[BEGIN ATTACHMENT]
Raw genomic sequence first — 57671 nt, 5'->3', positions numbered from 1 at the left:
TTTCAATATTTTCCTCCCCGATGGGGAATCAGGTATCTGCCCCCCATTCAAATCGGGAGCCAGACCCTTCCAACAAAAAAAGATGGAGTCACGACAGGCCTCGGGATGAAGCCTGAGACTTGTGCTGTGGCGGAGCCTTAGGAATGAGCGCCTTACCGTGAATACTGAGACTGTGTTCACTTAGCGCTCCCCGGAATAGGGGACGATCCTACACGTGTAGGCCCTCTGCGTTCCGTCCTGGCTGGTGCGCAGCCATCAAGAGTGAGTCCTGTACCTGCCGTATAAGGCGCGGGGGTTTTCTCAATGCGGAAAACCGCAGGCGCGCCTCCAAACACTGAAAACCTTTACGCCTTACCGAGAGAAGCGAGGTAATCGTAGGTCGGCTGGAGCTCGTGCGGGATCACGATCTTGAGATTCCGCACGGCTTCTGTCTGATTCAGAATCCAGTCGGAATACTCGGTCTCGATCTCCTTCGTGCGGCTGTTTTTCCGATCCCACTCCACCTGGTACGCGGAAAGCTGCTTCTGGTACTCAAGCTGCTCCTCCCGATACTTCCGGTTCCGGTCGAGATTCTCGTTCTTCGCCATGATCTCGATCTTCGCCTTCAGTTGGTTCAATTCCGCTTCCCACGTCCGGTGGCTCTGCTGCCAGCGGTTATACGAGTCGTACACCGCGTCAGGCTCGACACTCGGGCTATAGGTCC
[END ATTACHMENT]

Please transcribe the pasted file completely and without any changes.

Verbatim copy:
Raw genomic sequence first — 57671 nt, 5'->3', positions numbered from 1 at the left:
TTTCAATATTTTCCTCCCCGATGGGGAATCAGGTATCTGCCCCCCATTCAAATCGGGAGCCAGACCCTTCCAACAAAAAAAGATGGAGTCACGACAGGCCTCGGGATGAAGCCTGAGACTTGTGCTGTGGCGGAGCCTTAGGAATGAGCGCCTTACCGTGAATACTGAGACTGTGTTCACTTAGCGCTCCCCGGAATAGGGGACGATCCTACACGTGTAGGCCCTCTGCGTTCCGTCCTGGCTGGTGCGCAGCCATCAAGAGTGAGTCCTGTACCTGCCGTATAAGGCGCGGGGGTTTTCTCAATGCGGAAAACCGCAGGCGCGCCTCCAAACACTGAAAACCTTTACGCCTTACCGAGAGAAGCGAGGTAATCGTAGGTCGGCTGGAGCTCGTGCGGGATCACGATCTTGAGATTCCGCACGGCTTCTGTCTGATTCAGAATCCAGTCGGAATACTCGGTCTCGATCTCCTTCGTGCGGCTGTTTTTCCGATCCCACTCCACCTGGTACGCGGAAAGCTGCTTCTGGTACTCAAGCTGCTCCTCCCGATACTTCCGGTTCCGGTCGAGATTCTCGTTCTTCGCCATGATCTCGATCTTCGCCTTCAGTTGGTTCAATTCCGCTTCCCACGTCCGGTGGCTCTGCTGCCAGCGGTTATACGAGTCGTACACCGCGTCAGGCTCGACACTCGGGCTATAGGTCC